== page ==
Q&A: Spinal Stenosis

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Bennie W. Chiles III, M.D., F.A.A.N.S., F.A.C.S.

Q. What exactly is spinal stenosis?
A. The word stenosis has both Latin and Greek origins, and in medical terms refers to narrowing of any body passage or opening. Spinal stenosis more specifically means narrowing of the space or spaces within the spinal column through which travel the spinal cord and spinal nerve roots.

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Q. What are the major types of stenosis?
Central spinal stenosis refers to narrowing of the main spinal canal running centrally within the spinal column. This can occur anywhere starting from the junction of the skull and the first cervical vertebra, all the way down to the sacrum, or tailbone. Central spinal stenosis can cause compression of the spinal cord and lead to neurologic disturbances related to compromise of that structure, as well as adjacent spinal nerve roots. Lateral or foraminal stenosis refers to narrowing of the small bony spaces adjacent to the central spinal canal which serve as the pathways for the spinal nerve roots as they exit the spinal column and head out to the body, and more specifically, to the arms and legs. Clinically, these two subtypes often overlap.

A second way of subdividing spinal stenosis is by actual location within the spinal column. Most commonly, this is the distinction between cervical stenosis and lumbar stenosis. Cervical stenosis refers to narrowing at the level of the spine in the neck, which is typically associated with neurologic symptoms in one or sometimes both arms due to compression of spinal nerve roots. With cervical stenosis, there can also be more widespread neurologic problems if the spinal cord is also involved. Lumbar stenosis refers to narrowing at the level of the spine in the lower back, which will be associated with neurologic symptoms in one or both legs. Stenosis of the thoracic spine, namely the part of the spine between the cervical and lumbar regions, is extremely uncommon.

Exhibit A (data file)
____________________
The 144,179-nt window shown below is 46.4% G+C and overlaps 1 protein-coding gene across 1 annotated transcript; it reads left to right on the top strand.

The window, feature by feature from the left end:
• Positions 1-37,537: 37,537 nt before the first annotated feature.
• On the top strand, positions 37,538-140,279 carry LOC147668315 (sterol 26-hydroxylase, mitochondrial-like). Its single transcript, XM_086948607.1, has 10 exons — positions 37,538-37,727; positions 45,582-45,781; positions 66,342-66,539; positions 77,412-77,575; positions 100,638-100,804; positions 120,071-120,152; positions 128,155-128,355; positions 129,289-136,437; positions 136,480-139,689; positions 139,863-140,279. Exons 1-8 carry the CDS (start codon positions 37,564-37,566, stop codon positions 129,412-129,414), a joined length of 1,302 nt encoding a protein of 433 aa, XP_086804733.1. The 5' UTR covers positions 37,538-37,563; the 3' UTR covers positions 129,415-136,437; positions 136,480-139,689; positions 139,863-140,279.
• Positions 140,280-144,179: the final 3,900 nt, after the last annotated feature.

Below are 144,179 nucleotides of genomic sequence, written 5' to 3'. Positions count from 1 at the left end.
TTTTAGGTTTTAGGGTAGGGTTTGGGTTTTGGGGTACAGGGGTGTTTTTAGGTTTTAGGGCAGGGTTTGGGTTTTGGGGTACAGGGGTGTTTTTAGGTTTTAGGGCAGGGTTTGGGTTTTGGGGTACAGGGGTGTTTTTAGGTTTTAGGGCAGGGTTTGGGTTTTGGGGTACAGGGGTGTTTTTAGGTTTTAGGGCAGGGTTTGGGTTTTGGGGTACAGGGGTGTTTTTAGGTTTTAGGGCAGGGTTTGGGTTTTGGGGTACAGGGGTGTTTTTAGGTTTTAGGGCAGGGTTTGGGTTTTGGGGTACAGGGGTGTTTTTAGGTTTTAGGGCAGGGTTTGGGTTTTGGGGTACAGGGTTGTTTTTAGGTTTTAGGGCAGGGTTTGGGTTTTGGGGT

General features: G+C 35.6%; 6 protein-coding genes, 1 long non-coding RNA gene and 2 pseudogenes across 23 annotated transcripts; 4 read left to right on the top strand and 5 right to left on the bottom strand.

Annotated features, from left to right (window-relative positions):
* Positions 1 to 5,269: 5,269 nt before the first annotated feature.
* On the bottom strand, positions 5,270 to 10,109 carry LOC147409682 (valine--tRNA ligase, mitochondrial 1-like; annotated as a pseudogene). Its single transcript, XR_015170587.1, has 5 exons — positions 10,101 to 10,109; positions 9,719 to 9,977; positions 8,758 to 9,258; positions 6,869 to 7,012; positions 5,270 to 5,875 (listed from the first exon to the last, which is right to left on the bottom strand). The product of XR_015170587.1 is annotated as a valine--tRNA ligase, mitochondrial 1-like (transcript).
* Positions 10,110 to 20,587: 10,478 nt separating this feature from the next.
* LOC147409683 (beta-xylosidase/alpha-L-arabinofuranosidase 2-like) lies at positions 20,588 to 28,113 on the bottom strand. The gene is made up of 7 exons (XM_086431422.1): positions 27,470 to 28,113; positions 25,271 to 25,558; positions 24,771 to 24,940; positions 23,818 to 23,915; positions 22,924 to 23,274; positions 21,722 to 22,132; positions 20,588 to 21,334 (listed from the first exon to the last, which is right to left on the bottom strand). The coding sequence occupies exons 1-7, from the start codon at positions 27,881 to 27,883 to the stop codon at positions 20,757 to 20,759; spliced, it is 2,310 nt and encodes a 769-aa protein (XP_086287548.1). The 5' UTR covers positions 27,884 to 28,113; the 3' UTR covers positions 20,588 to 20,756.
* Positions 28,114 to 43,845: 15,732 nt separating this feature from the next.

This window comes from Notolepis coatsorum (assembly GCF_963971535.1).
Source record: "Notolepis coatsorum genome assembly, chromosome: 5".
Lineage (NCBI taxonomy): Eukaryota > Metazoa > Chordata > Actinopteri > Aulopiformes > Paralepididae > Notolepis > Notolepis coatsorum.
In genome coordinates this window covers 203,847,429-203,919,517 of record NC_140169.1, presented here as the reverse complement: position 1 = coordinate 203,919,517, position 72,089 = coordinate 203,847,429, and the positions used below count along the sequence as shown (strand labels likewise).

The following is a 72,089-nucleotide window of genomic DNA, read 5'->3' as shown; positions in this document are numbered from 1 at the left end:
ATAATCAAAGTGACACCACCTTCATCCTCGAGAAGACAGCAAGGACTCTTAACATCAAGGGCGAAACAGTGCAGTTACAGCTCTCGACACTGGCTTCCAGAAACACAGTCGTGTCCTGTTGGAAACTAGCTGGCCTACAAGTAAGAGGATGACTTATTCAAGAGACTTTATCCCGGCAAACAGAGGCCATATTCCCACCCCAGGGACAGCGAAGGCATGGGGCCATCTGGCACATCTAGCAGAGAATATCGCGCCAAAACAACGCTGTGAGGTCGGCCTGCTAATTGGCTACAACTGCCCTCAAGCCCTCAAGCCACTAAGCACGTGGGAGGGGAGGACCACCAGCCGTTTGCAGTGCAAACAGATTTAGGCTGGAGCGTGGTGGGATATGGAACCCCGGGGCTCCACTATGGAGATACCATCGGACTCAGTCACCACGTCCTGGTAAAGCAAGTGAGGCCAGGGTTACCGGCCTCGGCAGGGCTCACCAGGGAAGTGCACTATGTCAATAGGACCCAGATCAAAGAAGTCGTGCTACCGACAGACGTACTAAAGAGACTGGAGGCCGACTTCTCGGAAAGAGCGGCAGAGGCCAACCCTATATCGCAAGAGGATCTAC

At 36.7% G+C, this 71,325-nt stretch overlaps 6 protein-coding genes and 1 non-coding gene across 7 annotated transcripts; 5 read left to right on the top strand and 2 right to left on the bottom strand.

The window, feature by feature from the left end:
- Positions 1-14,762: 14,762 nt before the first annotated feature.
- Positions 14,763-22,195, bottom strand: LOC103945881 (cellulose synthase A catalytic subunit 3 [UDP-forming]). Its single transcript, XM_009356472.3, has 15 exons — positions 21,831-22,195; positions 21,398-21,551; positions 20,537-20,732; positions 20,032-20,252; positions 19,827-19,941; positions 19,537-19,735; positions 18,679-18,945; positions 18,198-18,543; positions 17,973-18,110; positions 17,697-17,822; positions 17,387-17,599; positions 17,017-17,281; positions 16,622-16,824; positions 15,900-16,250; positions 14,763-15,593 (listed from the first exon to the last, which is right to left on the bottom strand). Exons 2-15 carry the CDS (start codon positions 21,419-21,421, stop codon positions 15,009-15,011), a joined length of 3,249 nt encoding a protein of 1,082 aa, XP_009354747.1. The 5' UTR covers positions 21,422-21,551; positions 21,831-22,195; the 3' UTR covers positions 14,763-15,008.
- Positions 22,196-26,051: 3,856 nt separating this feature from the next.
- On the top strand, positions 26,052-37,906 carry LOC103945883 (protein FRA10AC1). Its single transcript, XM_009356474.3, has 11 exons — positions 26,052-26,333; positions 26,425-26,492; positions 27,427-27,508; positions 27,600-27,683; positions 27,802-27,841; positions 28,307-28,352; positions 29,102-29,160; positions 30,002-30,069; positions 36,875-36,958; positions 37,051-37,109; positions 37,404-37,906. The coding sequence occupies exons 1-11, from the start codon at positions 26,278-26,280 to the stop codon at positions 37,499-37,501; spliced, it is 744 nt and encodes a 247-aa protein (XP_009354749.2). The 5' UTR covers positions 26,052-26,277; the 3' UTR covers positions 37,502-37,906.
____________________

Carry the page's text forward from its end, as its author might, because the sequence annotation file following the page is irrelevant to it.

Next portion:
Q. What causes cervical and lumbar stenosis?
A. Spinal stenosis is a condition that generally occurs gradually over time as a result of age-related degenerative changes and “wear-and-tear” of the tissues that make up the spinal column. Most notably, these tissues include the bones, ligaments, and intervertebral discs. As time passes, these bones and ligaments can enlarge and thicken abnormally, encroaching on the space available for the spinal cord and nerves. The intervertebral discs can progressively bulge or protrude out from the normal location, further aggravating the stenosis, especially centrally. Discs can also become abnormally thinned or collapsed, allowing the surrounding vertebrae to come too close together, which leads to compromise of the exiting spinal nerve roots.

Unlike thoracic vertebrae, which are stabilized by the rib cage, the cervical and lumbar regions are composed of separate vertebrae that are mobile with respect to each other.

It is important to remember that spinal stenosis can be partially congenital, as some people are born with less room around the spinal cord or spinal nerves starting out. In those individuals, the problem can manifest and become symptomatic much earlier in life.